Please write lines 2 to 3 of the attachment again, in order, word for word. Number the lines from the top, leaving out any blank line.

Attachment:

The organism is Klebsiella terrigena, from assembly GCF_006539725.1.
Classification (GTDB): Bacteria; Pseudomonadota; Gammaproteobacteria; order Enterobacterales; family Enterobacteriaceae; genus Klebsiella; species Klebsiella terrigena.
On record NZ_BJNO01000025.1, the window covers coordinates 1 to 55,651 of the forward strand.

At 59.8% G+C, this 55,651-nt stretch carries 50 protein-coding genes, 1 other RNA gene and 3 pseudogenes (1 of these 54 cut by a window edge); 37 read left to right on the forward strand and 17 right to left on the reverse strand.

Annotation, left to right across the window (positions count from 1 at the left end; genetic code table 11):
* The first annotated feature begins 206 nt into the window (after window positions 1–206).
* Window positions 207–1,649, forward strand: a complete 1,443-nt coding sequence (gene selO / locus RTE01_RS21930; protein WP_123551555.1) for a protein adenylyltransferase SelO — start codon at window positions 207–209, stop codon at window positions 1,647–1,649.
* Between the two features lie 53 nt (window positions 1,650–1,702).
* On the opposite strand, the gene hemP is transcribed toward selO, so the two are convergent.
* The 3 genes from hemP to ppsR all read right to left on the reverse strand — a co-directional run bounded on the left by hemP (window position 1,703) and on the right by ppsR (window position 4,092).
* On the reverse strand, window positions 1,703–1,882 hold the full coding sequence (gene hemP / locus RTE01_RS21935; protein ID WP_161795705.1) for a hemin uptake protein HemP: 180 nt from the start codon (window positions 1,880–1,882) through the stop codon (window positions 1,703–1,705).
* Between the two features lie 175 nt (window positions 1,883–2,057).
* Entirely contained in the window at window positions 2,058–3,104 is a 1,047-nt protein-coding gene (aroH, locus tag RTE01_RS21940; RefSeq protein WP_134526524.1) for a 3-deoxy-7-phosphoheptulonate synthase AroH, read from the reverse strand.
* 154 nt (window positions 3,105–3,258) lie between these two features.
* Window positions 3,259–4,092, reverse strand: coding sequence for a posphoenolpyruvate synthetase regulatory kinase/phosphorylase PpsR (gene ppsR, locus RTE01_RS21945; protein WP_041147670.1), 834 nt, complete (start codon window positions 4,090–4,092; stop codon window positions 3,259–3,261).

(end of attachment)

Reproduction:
Classification (GTDB): Bacteria; Pseudomonadota; Gammaproteobacteria; order Enterobacterales; family Enterobacteriaceae; genus Klebsiella; species Klebsiella terrigena.
On record NZ_BJNO01000025.1, the window covers coordinates 1 to 55,651 of the forward strand.